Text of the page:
Grilled Figs Wrapped in Prosciutto, Stuffed with Goats' Cheese
The taste of sweet fig contrasting with the savoury cheese and prosciutto make this a unique, simple...
"Acquacotta is a true peasant dish. Fishermen of another time may have added a piece of long-lasting baccalà (dried salted cod) or some cheap but tasty fish brought in with the catch – the sort of fish that maybe never makes it to the market. But this is a modern version, using a popular mixture of clams, mussels and prawns – the same mix that you would find in a spaghetti allo scoglio – but you could add anything you like." - Emiko Davies.
500 g (1 lb 2 oz) clams* and mussels
4 large mazzancolle prawns (or Tiger prawns)
60 ml (2 fl oz/¼ cup) extra-virgin olive oil
2 brown (yellow) onions, finely sliced
1 celery stalk, finely sliced
2 garlic cloves, whole
1 small red chilli, chopped (optional)
700 g (1 lb 9 oz) tomato passata (puréed tomato)
4 thick slices of stale Tuscan bread (or crusty white loaf)
1 handful flat-leaf (Italian) parsley, chopped
See below on how and when to purge clams. Weed out any with crushed shells (a tiny chip or crack is usually fine) or that are open and don’t move when touched or squeezed. (Rule of thumb: if they are open before cooking, they’re dead. If they don’t open after cooking, they’re dead. Throw them away). Purge the clams, if necessary, for at least 1 hour. And regardless of whether or not you’re purging, do not skimp on step 5.
Scrub the mussels and pull out the beards. I like the prawns whole if they are smaller, but they can be a bit messy to eat, so you can chop them in half lengthways, right down the body, to make it easier to access the meat without getting fingers too messy.
Pour the olive oil in a large casserole pot and warm over gentle heat. Cook the onion and celery, along with a pinch of salt, in the oil until very soft, about 15–20 minutes. The slower the better – do not let the onions colour, so stir them often, keep the heat low and add a splash of water if necessary. Add one of the garlic cloves and the chilli, cook for 1 minute, then add the tomato and 500 ml (17 fl oz/2 cups) of water. Season with salt and bring to a simmer. Cook gently for about 40 minutes, topping up with water if it begins to look too thick.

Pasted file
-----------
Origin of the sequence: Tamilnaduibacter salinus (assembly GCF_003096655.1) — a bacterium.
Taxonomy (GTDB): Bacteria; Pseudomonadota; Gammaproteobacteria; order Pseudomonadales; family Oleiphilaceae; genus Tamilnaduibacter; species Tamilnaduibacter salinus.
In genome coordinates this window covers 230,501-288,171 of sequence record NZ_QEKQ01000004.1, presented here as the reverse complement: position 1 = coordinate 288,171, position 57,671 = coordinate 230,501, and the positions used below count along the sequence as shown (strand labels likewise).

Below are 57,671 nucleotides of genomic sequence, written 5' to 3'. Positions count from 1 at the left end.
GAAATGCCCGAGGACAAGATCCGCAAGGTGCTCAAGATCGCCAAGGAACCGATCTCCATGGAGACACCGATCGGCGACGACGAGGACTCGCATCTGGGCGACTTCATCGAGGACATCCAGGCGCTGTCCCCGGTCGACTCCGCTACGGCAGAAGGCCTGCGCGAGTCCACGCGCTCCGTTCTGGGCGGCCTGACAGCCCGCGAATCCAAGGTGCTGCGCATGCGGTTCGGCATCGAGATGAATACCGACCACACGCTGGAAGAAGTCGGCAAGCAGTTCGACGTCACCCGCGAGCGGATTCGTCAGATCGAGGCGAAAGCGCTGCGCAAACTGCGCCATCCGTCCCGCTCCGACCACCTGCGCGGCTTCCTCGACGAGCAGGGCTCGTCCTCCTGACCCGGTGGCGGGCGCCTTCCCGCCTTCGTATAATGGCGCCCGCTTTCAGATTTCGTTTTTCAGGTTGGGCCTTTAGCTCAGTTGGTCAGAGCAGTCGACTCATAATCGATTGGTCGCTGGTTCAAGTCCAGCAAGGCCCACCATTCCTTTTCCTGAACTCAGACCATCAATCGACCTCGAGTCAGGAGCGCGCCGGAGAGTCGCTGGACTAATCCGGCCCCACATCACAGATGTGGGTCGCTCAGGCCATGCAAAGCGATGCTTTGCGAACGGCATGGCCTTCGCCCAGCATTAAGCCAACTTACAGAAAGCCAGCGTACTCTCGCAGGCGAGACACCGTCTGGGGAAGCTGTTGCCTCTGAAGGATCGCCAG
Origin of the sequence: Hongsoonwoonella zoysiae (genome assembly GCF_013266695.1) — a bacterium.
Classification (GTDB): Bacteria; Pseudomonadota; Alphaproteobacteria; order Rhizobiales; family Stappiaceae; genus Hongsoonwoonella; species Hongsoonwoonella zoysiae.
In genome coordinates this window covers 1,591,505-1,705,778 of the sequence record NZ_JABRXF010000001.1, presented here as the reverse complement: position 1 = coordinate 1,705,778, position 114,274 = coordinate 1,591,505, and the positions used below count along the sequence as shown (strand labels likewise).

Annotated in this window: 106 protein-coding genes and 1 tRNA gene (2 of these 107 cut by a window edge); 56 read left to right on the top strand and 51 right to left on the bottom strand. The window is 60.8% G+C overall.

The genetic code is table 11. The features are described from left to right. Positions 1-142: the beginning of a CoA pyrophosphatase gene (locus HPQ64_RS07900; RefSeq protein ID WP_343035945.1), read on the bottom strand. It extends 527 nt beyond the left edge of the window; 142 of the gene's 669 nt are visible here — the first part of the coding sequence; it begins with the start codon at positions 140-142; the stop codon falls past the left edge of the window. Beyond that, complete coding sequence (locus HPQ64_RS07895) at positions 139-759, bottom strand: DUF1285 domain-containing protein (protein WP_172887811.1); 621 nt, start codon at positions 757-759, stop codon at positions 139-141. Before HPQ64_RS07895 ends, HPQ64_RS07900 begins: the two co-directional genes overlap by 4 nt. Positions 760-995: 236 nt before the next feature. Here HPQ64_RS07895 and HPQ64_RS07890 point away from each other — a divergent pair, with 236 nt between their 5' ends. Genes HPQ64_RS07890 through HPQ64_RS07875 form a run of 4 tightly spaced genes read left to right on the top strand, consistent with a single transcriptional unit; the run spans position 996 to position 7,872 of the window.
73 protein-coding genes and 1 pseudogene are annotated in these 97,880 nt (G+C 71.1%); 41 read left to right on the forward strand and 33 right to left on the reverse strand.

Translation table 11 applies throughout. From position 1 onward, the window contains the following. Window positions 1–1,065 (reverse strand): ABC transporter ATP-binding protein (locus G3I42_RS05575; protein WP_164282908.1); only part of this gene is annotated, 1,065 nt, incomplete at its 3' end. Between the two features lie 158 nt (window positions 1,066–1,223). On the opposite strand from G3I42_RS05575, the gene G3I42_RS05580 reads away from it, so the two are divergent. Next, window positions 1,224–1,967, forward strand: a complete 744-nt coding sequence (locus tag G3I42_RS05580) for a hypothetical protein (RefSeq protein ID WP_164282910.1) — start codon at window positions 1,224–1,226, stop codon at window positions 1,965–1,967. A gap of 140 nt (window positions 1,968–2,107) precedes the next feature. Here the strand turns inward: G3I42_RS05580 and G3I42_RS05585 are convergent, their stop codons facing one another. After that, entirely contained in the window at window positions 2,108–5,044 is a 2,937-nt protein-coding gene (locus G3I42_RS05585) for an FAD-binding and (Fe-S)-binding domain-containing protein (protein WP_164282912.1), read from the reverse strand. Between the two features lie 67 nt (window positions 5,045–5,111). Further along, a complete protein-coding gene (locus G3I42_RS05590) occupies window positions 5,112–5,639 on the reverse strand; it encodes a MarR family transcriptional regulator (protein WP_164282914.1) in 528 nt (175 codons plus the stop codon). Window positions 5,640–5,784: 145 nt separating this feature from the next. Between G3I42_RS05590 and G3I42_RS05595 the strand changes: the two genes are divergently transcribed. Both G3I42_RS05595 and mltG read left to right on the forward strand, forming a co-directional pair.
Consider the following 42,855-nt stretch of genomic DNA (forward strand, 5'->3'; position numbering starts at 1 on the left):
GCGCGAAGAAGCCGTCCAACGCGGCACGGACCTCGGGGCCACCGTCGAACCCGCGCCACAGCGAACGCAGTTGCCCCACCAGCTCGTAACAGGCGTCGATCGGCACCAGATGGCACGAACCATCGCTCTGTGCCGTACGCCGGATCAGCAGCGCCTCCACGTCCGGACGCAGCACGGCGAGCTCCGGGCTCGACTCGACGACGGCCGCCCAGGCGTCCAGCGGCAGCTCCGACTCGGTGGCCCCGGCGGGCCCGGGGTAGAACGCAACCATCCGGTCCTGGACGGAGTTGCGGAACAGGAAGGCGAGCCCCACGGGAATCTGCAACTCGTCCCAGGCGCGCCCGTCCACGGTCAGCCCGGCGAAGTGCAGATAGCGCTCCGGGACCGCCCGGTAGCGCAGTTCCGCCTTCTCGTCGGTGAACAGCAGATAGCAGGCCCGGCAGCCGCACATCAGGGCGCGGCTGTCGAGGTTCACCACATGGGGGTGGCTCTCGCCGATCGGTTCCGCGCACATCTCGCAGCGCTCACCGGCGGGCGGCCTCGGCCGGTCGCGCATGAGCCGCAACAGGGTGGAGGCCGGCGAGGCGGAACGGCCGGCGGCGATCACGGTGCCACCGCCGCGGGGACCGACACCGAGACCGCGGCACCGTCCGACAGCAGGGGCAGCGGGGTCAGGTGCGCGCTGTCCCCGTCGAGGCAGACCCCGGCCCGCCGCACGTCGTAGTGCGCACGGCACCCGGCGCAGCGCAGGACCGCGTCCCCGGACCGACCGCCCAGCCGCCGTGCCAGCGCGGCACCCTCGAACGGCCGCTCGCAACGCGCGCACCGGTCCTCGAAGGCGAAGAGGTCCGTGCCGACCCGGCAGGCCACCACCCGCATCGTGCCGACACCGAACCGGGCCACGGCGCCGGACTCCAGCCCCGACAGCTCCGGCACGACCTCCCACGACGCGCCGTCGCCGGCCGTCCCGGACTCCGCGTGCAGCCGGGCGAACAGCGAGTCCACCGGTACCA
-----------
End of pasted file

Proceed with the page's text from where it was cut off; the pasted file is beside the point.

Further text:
In the meantime, prepare the bread – stale bread is best as it soaks up the liquid without becoming soggy. If it is not stale, you can dry it out in a low oven until crisp. Rub the bread once with the remaining garlic clove. Add the prawns, mussels and clams to the simmering liquid. Cover and let them cook for about 2 minutes, or until the shells have opened and the prawns are just cooked.
Remove from the heat and stir through the parsley. Place the stale bread in the bottom of the serving bowls and scoop the acquacotta over the top of them, distributing the seafood evenly.
In a seafood cookbook called La Cucina Toscana di Mare, by prolific Italian food writer Laura Rangoni, there are two enticing seafood acquacotta recipes. One features fresh and salted anchovies and silverbeet (Swiss chard) together with the tomato based soup. Instead of poaching the eggs in the soup, Rangoni beats the eggs with a handful of grated pecorino cheese and pours this over the top. The other is an acquacotta with chickpeas and wedge clams, which are first cooked so the clam meat can be plucked out, then added to the soup without their shells. She sprinkles grated pecorino cheese on the bread first, then pours the acquacotta on top.